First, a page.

Beekeeper Cellars started in 2009, a partnership between Ian Blackburn and Clay Mauritson. Mauritson owns the Madrone Spring Vineyard and was a principle in creating the Rockpile AVA, in 2002, They sent me a mini-vertical of four bottles of the Zinfandel, 2010-2013. I must say how wonderfully each of them shows off the terroir of the vineyard. These are big, voluptuous, heady Zinfandels, and they are picture-perfect exemplars of that style.
95 Beekeeper 2013 Madrone Spring Vineyard Zinfandel (Rockpile): $65. This beautiful, picture-perfect Zinfandel is ripe, dry and heady. The alcohol is quite high (15.4%), but the wine wears it well, with a slight, prickly heat to the superripe black currants, blackberry jam and black licorice. Thick, fine tannins and just-in-time acidity give it needed structure. I had never tasted a Madrone Spring Vineyard Zinfandel before, but I have reviewed several Mauritson Petite Sirahs from the vineyard, and except for an overripe ’08—a hot vintage—I came away with great respect for the grape sourcing; and, after all, Clay Mauritson co-made this wine. It really defines this intense, concentrated style of Zin. My friends at Connoisseur’s Guide gave it 97 points, and while I wouldn’t go that far, I know where they’re coming from. The fruit is complexed with dark chocolate, sage and black tea notes that grow more interesting with every sip. The wine will hold in the bottle for a long time, but there’s no reason not to drink it now.
95 Beekeeper 2010 Madrone Spring Vineyard Zinfandel (Rockpile): $65. The fruit is just starting to turn the corner, going from primary to bottle bouquet. Where the ’13 is all jam and licorice, this nearly six-year old Zinfandel tastes of dried fruits and prosciutto. It’s still vibrant and fresh, but, even with alcohol at a heady 15.4%, it feels light and lithe on its feet, an Astaire of a wine. Mid-palate, cocoa dust kicks in, sprinkled with cinnamon. The tannins are thick but so remarkably soft and silky, the wine just glides across your tongue. I have no doubt it will hold and change in interesting ways over the next 15 years, but it’s really compelling now.
94 Beekeeper 2012 Madrone Spring Vineyard Zinfandel (Rockpile): $65. There’s a succulence to this Zin that testifies to intensely ripe fruit, which of course the grapes do get in this hot, sunny appellation that rises above Dry Creek Valley. The wine brims with raspberries, blueberries, blackberries and mocha, while alcohol brings a pleasantly mouth-warming quality; fine acidity provides clean balance. Thirty percent new French oak is discernible in the form of toast and vanilla bean, but it’s completely balanced with the fruit. The tannins are smooth, complex and sweet. With a briary, brambly spiciness, this really is picture-perfect Sonoma Zin. It seems to be hovering at that interesting point where the primary fruit is evolving into secondary characteristics, shifting to reveal notes of bacon fat and leather. A wonderful, complete, wholesome Zinfandel, definitely big, but never ponderous. It should hold and evolve in interesting ways over the years.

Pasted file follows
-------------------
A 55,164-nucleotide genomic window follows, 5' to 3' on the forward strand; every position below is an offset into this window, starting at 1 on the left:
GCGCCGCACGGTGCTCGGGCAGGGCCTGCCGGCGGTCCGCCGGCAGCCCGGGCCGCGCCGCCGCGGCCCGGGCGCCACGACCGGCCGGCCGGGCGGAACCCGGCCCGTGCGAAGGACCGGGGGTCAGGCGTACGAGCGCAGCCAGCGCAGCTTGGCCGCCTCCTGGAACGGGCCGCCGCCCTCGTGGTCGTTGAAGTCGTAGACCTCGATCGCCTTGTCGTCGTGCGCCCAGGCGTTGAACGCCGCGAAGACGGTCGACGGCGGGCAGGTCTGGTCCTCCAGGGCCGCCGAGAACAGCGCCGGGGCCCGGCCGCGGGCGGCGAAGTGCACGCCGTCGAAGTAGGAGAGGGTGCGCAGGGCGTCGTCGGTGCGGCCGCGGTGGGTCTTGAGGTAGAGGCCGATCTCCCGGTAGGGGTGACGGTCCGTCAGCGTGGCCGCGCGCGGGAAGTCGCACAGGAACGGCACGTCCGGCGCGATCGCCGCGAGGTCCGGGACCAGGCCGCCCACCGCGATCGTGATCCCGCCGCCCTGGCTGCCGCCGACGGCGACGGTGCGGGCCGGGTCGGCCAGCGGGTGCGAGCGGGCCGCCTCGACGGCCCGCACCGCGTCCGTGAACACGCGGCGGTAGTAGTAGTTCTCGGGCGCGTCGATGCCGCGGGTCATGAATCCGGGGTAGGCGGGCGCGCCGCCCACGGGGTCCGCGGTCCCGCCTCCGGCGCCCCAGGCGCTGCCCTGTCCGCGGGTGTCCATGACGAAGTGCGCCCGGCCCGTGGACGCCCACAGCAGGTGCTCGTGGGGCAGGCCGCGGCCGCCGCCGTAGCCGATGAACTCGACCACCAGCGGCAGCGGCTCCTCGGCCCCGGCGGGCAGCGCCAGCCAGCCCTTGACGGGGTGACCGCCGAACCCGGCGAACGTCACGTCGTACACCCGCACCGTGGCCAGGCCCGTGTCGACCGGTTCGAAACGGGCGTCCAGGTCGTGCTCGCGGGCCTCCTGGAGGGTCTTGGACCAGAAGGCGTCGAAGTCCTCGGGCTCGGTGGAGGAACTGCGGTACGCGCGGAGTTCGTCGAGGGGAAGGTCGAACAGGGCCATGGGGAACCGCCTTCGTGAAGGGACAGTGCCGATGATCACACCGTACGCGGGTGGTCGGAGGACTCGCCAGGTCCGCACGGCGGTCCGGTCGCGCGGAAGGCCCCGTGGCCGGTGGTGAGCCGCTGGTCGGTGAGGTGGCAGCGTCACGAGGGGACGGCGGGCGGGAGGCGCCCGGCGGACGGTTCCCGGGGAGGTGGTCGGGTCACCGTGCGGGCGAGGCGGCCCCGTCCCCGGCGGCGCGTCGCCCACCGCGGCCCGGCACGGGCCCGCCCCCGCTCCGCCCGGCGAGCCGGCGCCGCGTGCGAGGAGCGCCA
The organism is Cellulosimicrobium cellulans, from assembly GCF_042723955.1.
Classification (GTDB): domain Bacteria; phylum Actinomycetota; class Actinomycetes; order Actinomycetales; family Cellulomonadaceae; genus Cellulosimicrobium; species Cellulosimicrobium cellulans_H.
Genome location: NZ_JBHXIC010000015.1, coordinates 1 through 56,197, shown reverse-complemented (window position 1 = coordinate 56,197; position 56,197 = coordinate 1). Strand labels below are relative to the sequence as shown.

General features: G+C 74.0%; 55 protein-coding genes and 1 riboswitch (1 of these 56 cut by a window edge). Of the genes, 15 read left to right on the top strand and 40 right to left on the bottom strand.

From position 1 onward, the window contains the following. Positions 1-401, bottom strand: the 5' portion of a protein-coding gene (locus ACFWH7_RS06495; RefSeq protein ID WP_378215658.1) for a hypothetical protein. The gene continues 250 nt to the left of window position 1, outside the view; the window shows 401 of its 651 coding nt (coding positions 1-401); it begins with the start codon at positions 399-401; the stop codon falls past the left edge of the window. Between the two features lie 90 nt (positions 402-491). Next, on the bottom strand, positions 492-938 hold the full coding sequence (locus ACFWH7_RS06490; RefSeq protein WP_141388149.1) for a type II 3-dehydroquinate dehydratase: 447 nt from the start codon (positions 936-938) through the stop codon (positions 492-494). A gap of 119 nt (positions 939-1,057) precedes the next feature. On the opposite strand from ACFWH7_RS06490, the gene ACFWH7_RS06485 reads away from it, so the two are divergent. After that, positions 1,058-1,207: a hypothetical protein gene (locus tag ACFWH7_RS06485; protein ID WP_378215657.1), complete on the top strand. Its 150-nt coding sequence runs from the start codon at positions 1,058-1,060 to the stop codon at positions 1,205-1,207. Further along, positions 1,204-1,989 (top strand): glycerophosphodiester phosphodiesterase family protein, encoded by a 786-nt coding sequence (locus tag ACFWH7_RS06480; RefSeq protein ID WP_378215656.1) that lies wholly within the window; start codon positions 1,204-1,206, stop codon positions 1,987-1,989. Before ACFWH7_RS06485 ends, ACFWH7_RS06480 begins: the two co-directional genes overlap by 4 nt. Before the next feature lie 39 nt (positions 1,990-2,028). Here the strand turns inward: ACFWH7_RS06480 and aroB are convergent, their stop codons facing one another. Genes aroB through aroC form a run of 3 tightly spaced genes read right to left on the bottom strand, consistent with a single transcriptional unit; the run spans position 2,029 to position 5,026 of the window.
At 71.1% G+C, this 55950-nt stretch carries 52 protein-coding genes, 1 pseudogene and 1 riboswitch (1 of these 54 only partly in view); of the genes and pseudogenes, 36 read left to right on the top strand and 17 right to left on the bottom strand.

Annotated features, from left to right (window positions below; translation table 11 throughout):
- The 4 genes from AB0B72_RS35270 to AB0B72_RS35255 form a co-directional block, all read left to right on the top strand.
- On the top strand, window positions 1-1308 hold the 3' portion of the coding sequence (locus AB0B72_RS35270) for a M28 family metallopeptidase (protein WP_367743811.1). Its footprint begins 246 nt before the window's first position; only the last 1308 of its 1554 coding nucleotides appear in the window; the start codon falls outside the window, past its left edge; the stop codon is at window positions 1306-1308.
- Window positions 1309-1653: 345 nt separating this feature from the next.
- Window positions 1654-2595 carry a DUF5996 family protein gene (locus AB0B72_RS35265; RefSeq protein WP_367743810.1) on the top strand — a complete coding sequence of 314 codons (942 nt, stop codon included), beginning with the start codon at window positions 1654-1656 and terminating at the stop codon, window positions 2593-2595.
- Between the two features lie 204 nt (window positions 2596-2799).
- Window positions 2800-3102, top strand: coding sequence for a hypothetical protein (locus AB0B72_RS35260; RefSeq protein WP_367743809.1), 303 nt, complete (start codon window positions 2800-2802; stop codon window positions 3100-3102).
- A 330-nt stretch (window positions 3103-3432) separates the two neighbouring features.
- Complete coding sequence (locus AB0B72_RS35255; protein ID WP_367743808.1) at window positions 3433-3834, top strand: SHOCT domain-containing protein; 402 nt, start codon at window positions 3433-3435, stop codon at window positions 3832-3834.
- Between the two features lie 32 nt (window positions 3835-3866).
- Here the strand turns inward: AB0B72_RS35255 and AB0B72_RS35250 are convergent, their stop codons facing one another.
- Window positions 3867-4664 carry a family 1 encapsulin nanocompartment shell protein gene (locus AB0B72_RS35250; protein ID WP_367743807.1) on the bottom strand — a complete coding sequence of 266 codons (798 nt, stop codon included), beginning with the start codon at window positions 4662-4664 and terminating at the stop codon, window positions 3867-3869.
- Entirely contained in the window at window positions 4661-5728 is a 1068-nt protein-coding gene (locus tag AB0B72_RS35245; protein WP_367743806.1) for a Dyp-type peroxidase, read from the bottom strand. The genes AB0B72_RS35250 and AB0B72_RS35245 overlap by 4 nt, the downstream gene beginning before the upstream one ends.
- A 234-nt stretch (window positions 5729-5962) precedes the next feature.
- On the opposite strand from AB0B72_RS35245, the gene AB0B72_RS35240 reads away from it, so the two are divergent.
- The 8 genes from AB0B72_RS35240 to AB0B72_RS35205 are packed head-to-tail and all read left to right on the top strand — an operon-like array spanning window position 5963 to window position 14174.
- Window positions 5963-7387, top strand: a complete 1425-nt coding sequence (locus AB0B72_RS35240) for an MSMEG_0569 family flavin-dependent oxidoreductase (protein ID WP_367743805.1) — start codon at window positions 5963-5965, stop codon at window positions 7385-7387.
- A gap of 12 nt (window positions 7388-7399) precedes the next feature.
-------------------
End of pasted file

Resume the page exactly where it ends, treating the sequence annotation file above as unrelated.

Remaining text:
94 Beekeeper 2011 Madrone Spring Vineyard Zinfandel (Rockpile): $65. The 2011 vintage was the coolest in a long time, and we certainly haven’t seen any cool vintages since. It was the year summer never came; grapes along the far Sonoma Coast in some cases failed to ripen, or were moldy, but Rockpile is a hot inland region. So here we have a wine that, while in the Beekeeper Rockpile Zin tradition, is somewhat more structured and not as massive as the ’10, ’12 and ’13. That’s in the wine’s favor. It still has the cassis and wild black currant fruit, the briary leather, and the spices, but there’s a savory herbaceousness, like dried sage and thyme, and tangy volcanic red rock iron. The wine has power, but also elegance and control: there’s a tension within that’s delightful, in no small part due to excellent acidity. Quite a bit of French oak, too, but it’s seamless. This distinctive wine makes a case for Rockpile Zinfandel even in difficult vintages that is persuasive. I quite like it. Only 90 cases were produced.
Every once in a while you have a winetasting you know you’ll long remember. Yesterday’s Zinfandel romp was one. We’ve had a lot of amazing tastings over the last year and a half, but this was one for the books.
Yesterday I suggested that Zinfandel has always been a bit of an under-achiever, in my book. We talked about this at the tasting: somebody wondered why Zin never gets perfect 100s. I speculated that it could be for two reasons: First, that it’s not really a “noble” variety and thus not capable of perfection. Secondly, that it would take a considerable amount of courage for a professional critic to give a Zinfandel 100 points. Wine Advocate, for instance, has never given more than 98 points to a Zin, nor has Wine Spectator given higher than 96 points. Maybe there’s just something inherently rustic about even the best Zinfandel. We can argue endlessly about why this is.